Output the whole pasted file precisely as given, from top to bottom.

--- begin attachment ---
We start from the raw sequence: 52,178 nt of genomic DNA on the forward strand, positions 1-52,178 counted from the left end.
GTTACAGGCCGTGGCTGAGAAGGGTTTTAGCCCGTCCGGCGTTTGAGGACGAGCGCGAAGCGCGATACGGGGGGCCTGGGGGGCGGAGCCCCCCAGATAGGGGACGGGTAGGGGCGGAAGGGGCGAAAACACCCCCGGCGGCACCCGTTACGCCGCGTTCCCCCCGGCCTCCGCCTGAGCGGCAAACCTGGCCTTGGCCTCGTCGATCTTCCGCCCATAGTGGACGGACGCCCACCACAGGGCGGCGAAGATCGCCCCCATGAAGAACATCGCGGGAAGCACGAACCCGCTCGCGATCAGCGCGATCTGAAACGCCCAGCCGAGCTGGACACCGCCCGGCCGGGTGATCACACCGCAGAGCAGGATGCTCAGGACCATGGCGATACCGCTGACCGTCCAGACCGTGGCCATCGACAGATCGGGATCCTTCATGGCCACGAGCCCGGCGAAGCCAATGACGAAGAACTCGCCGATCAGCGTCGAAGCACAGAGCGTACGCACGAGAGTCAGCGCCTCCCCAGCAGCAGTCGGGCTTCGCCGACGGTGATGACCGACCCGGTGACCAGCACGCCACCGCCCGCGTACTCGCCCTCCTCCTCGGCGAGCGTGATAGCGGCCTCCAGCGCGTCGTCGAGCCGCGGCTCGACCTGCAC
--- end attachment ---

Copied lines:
We start from the raw sequence: 52,178 nt of genomic DNA on the forward strand, positions 1-52,178 counted from the left end.
GTTACAGGCCGTGGCTGAGAAGGGTTTTAGCCCGTCCGGCGTTTGAGGACGAGCGCGAAGCGCGATACGGGGGGCCTGGGGGGCGGAGCCCCCCAGATAGGGGACGGGTAGGGGCGGAAGGGGCGAAAACACCCCCGGCGGCACCCGTTACGCCGCGTTCCCCCCGGCCTCCGCCTGAGCGGCAAACCTGGCCTTGGCCTCGTCGATCTTCCGCCCATAGTGGACGGACGCCCACCACAGGGCGGCGAAGATCGCCCCCATGAAGAACATCGCGGGAAGCACGAACCCGCTCGCGATCAGCGCGATCTGAAACGCCCAGCCGAGCTGGACACCGCCCGGCCGGGTGATCACACCGCAGAGCAGGATGCTCAGGACCATGGCGATACCGCTGACCGTCCAGACCGTGGCCATCGACAGATCGGGATCCTTCATGGCCACGAGCCCGGCGAAGCCAATGACGAAGAACTCGCCGATCAGCGTCGAAGCACAGAGCGTACGCACGAGAGTCAGCGCCTCCCCAGCAGCAGTCGGGCTTCGCCGACGGTGATGACCGACCCGGTGACCAGCACGCCACCGCCCGCGTACTCGCCCTCCTCCTCGGCGAGCGTGATAGCGGCCTCCAGCGCGTCGTCGAGCCGCGGCTCGACCTGCAC